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A recently featured story in the New York Times was a mother’s account as to how she and her husband empowered their six year old son to transform from a boy to a girl.  The mother’s version of the transformation was heart-wrenching, but not because it was a moving account of an inspirational makeover.  It was heartbreaking, because parents engaged in a dramatic process which will undoubtedly bring emotional distress to their own child in the near future.

I will briefly describe the mother’s account of this stage show.  Accordingly, the young six year old enjoyed dressing in a green sparkly dress that was a costume for his puppet theater, that his parents purchased for him.  My first question: How large were the puppets, Mom?  Were they the size of a six year old?  Can you say Chuckie?

The young male would wear the dress all day at home, changing only to leave the house.  He would ask his parents to tie the halter behind his neck, and they cheerfully obliged him.  After all, his mother believes that if a girl can wear pants, why shouldn’t a boy wear a dress.  With time and his parents’ approval,  or should I say with his parents’ delight, the child began wearing the green sparkly dress every day,  outside the home to the store, to the park, and even to the lake.  Call me a clean freak, but wouldn’t that one dress be getting mighty nasty by now?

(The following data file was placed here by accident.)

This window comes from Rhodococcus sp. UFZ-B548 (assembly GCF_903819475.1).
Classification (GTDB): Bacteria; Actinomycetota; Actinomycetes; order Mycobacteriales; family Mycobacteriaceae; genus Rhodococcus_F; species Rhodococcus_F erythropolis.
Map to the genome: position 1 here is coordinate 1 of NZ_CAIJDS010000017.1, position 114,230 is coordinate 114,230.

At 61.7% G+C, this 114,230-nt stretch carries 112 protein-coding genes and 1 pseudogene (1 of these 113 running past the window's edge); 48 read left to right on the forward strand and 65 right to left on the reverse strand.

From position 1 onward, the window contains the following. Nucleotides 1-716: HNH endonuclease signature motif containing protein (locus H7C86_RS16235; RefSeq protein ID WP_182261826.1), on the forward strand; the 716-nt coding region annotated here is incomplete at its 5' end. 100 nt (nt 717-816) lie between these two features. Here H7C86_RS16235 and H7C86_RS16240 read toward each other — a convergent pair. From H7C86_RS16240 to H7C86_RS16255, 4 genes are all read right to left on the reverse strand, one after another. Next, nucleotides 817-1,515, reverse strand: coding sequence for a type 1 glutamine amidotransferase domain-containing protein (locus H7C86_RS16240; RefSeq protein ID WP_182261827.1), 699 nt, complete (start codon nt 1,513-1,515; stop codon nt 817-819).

It was time for school to start, and the parents “claim” they were at a crossroads.  So, they asked the six-year old, “What do you think you will do with your dress when school starts in a couple of weeks?  You’ll need new clothes for the new school year.  What should we buy?”   The child wasn’t sure at first.  But on the morning before school started he made his decision.  He wanted to wear skirts and dresses to school.  The mother asked him, “What do you think the other kids will say tomorrow if you wear a dress to school?”  The boy said, “They’ll ask me if I’m a boy or a girl?”  The mother continued, “And how will that make you feel?”  He said he didn’t know, but he wanted to wear a dress.